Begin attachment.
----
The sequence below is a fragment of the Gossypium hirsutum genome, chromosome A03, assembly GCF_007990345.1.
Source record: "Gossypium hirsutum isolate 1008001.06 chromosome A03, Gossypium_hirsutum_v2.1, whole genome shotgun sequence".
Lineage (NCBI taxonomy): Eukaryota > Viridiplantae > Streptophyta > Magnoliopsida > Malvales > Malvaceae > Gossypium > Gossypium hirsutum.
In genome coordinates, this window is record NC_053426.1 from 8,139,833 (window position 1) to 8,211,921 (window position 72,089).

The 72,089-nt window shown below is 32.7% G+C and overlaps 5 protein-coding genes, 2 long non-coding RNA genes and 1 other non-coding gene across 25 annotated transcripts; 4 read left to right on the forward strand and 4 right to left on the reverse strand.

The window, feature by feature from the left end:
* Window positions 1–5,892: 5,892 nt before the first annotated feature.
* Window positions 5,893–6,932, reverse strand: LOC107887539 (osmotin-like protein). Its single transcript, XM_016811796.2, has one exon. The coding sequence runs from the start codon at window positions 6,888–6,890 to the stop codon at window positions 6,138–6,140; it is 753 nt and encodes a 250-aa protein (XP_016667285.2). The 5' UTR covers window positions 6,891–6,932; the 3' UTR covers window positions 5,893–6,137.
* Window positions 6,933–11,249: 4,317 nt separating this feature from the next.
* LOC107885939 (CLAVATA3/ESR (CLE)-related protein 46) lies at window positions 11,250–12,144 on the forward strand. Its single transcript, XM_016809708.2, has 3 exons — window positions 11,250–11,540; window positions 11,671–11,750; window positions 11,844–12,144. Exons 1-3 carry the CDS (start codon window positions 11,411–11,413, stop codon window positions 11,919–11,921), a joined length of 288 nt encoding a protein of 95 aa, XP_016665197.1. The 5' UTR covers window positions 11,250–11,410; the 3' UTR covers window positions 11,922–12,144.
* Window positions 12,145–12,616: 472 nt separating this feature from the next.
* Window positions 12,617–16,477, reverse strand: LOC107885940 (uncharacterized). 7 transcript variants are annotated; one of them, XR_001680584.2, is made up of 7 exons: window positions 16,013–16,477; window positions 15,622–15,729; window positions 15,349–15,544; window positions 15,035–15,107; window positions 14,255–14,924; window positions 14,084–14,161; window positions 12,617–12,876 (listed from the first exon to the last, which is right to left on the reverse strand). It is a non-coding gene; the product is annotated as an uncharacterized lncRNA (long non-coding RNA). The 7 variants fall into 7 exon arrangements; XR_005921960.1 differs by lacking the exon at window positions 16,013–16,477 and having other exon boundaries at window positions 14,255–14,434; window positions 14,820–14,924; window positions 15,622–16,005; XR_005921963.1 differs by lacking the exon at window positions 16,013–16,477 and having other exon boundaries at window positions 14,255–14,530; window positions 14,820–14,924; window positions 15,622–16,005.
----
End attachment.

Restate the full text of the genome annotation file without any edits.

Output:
The sequence below is a fragment of the Gossypium hirsutum genome, chromosome A03, assembly GCF_007990345.1.
Source record: "Gossypium hirsutum isolate 1008001.06 chromosome A03, Gossypium_hirsutum_v2.1, whole genome shotgun sequence".
Lineage (NCBI taxonomy): Eukaryota > Viridiplantae > Streptophyta > Magnoliopsida > Malvales > Malvaceae > Gossypium > Gossypium hirsutum.
In genome coordinates, this window is record NC_053426.1 from 8,139,833 (window position 1) to 8,211,921 (window position 72,089).

The 72,089-nt window shown below is 32.7% G+C and overlaps 5 protein-coding genes, 2 long non-coding RNA genes and 1 other non-coding gene across 25 annotated transcripts; 4 read left to right on the forward strand and 4 right to left on the reverse strand.

The window, feature by feature from the left end:
* Window positions 1–5,892: 5,892 nt before the first annotated feature.
* Window positions 5,893–6,932, reverse strand: LOC107887539 (osmotin-like protein). Its single transcript, XM_016811796.2, has one exon. The coding sequence runs from the start codon at window positions 6,888–6,890 to the stop codon at window positions 6,138–6,140; it is 753 nt and encodes a 250-aa protein (XP_016667285.2). The 5' UTR covers window positions 6,891–6,932; the 3' UTR covers window positions 5,893–6,137.
* Window positions 6,933–11,249: 4,317 nt separating this feature from the next.
* LOC107885939 (CLAVATA3/ESR (CLE)-related protein 46) lies at window positions 11,250–12,144 on the forward strand. Its single transcript, XM_016809708.2, has 3 exons — window positions 11,250–11,540; window positions 11,671–11,750; window positions 11,844–12,144. Exons 1-3 carry the CDS (start codon window positions 11,411–11,413, stop codon window positions 11,919–11,921), a joined length of 288 nt encoding a protein of 95 aa, XP_016665197.1. The 5' UTR covers window positions 11,250–11,410; the 3' UTR covers window positions 11,922–12,144.
* Window positions 12,145–12,616: 472 nt separating this feature from the next.
* Window positions 12,617–16,477, reverse strand: LOC107885940 (uncharacterized). 7 transcript variants are annotated; one of them, XR_001680584.2, is made up of 7 exons: window positions 16,013–16,477; window positions 15,622–15,729; window positions 15,349–15,544; window positions 15,035–15,107; window positions 14,255–14,924; window positions 14,084–14,161; window positions 12,617–12,876 (listed from the first exon to the last, which is right to left on the reverse strand). It is a non-coding gene; the product is annotated as an uncharacterized lncRNA (long non-coding RNA). The 7 variants fall into 7 exon arrangements; XR_005921960.1 differs by lacking the exon at window positions 16,013–16,477 and having other exon boundaries at window positions 14,255–14,434; window positions 14,820–14,924; window positions 15,622–16,005; XR_005921963.1 differs by lacking the exon at window positions 16,013–16,477 and having other exon boundaries at window positions 14,255–14,530; window positions 14,820–14,924; window positions 15,622–16,005.